Systematic Reviews and Meta-analyses| Volume 30, ISSUE 12, P2159-2170, November 27, 2020

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Effect of coffee consumption on dyslipidemia: A meta-analysis of randomized controlled trials


      • This is the latest study that systematically explores the effects of coffee consumption on blood lipid.
      • The results showed that coffee consumption significantly increased TC, TG and LDL-C while had no significant effect on HDL-C.
      • Dose–response analysis results revealed a positive nonlinear relation between coffee consumption and TC, LDL-C and TG changes.
      • This meta-analysis suggested that coffee consumption may be associated with an elevated risk for dyslipidemia and CVDs.


      Background and aim

      Dyslipidemia is a common metabolic disease worldwide and also an important predisposing factor for cardiovascular diseases (CVDs). Coffee is loved by people all over the world; however, the association between coffee consumption and blood lipids has yielded inconsistent results. So we carried this meta-analysis to explore the effects of coffee consumption on blood lipids.

      Methods and results

      Medline, PubMed, Web of science, Embase, and Cochrane Library databases were systematically searched until April 2020. Combined weighted mean differences (WMD) with their 95% confidence interval (CI) were calculated using random-effects models, and between-study heterogeneity was assessed by Cochran's Q test and I2 statistics. Subgroup analysis and meta-regression analysis were also conducted to explore the potential heterogeneity. A total of 12 RCT studies involving the association between coffee consumption and blood lipid levels were included in the meta-analysis. The pooled results showed that coffee consumption significantly increased total cholesterol (TC) (WMD: 0.21 mmol/L, 95% CI: 0.04; 0.39, P = 0.017), triglyceride (TG) (WMD: 0.12 mmol/L, 95% CI: 0.03; 0.20, P = 0.006) and low-density lipoprotein (LDL-C) (WMD: 0.14 mmol/L, 95% CI: 0.05; 0.24, P = 0.003) while had no significant effect on high-density lipoprotein (HDL-C) (WMD: −0.01 mmol/L, 95% CI: −0.06; 0.04, P = 0.707). Dose–response analysis results revealed significant positive nonlinear associations between coffee consumption and the increase in TC, LDL-C, and TG levels.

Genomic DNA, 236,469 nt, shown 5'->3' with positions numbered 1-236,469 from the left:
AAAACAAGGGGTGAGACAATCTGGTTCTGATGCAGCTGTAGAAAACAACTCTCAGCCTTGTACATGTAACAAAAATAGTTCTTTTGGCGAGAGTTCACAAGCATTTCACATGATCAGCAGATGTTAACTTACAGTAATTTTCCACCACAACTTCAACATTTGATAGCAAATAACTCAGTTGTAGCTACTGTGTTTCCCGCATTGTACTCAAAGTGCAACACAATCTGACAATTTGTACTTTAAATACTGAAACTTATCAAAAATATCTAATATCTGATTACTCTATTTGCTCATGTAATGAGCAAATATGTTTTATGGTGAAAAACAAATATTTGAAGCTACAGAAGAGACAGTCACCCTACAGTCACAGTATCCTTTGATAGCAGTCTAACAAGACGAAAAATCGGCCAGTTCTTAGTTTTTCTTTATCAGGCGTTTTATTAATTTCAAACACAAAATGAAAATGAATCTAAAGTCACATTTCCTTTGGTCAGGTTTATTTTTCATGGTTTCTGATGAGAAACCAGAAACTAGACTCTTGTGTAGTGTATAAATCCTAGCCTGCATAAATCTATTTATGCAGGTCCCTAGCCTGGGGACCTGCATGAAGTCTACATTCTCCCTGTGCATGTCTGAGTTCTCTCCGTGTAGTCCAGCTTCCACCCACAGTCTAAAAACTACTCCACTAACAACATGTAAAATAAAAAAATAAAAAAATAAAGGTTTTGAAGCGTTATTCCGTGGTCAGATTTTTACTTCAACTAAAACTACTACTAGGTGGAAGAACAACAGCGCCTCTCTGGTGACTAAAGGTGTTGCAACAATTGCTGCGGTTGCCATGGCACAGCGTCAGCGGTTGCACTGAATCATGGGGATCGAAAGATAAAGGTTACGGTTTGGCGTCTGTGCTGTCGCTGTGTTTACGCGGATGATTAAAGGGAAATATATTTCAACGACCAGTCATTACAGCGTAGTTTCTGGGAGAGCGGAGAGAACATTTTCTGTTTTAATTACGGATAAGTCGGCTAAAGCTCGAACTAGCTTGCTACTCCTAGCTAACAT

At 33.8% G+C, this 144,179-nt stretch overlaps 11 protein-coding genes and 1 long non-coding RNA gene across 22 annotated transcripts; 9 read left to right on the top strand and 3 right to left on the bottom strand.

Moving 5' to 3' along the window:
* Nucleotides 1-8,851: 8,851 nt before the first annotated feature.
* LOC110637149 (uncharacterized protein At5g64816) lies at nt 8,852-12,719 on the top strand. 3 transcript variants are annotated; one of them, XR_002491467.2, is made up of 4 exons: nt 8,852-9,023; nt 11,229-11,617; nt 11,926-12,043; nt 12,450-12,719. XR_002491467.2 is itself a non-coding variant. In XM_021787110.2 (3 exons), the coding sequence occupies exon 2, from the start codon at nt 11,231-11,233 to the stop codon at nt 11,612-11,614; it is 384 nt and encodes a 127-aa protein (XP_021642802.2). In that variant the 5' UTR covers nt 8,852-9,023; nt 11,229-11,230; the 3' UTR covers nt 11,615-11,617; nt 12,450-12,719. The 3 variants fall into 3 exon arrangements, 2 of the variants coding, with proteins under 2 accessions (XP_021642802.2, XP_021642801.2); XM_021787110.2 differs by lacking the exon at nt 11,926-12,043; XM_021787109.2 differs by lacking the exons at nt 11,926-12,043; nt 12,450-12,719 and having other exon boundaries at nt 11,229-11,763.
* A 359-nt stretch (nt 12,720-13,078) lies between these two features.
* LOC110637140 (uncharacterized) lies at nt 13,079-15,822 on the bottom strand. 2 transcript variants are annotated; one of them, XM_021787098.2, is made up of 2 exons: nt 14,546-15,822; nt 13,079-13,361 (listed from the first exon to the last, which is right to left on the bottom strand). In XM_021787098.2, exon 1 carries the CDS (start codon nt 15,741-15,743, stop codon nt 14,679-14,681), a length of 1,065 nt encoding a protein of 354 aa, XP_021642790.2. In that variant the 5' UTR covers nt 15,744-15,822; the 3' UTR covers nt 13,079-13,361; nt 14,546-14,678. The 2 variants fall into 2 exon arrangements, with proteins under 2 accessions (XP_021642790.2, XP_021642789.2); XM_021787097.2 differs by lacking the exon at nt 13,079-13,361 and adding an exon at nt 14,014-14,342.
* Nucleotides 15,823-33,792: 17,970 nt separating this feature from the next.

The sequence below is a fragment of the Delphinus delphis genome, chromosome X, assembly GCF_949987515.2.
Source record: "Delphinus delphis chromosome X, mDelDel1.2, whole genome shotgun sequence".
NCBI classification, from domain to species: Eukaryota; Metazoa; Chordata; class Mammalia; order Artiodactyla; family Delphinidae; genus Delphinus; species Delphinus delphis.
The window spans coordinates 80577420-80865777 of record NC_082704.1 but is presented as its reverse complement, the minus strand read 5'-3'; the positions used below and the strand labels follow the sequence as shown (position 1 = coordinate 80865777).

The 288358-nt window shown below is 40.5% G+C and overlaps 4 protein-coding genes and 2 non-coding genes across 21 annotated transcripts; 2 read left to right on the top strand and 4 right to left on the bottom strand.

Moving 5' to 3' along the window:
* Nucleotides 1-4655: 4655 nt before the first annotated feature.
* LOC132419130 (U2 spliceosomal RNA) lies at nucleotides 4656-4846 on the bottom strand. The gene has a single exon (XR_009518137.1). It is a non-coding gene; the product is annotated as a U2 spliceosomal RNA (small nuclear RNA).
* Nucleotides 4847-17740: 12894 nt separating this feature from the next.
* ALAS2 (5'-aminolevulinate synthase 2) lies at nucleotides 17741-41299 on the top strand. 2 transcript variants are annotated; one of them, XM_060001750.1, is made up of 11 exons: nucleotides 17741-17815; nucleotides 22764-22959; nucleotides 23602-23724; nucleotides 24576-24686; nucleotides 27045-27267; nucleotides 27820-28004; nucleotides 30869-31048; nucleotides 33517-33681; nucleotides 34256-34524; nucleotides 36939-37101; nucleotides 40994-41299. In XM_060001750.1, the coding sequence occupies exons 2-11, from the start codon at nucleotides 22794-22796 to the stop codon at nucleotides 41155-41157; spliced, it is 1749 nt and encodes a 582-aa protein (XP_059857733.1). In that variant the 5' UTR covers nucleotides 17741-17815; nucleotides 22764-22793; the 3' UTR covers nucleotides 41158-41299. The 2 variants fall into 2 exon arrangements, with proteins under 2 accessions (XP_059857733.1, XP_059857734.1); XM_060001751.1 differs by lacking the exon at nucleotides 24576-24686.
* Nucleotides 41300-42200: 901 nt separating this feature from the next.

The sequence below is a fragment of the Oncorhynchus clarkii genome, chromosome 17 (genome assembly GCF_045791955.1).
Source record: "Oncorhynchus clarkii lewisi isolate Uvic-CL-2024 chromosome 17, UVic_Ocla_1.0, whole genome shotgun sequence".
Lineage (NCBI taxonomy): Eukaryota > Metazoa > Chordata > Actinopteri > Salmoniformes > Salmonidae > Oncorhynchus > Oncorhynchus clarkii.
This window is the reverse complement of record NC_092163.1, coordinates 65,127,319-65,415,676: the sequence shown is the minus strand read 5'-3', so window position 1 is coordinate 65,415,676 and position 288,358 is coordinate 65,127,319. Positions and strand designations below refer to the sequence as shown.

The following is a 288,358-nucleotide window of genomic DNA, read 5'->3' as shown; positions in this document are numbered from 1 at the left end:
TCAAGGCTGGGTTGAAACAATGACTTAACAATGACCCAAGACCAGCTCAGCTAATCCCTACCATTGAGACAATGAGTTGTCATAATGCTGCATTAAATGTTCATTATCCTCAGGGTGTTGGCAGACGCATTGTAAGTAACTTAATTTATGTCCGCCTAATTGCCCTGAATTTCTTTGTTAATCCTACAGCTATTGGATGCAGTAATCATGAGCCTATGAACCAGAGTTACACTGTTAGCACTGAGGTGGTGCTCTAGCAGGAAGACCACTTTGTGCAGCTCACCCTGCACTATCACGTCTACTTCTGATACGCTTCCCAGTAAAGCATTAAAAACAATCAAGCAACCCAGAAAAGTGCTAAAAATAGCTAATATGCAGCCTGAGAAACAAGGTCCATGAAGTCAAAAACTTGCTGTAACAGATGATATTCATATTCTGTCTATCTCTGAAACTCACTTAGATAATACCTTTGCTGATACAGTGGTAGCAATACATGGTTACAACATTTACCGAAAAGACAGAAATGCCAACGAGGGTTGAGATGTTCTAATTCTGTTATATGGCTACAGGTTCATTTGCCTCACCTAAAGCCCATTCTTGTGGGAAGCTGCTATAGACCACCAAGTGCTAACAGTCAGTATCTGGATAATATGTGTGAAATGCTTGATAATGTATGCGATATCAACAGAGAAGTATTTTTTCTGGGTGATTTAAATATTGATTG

Evidence from this meta-analysis suggested that coffee consumption may be associated with an elevated risk for dyslipidemia and CVDs. So a reasonable habit of coffee consumption (<3 cups/d) is essential for the prevention of dyslipidemia.


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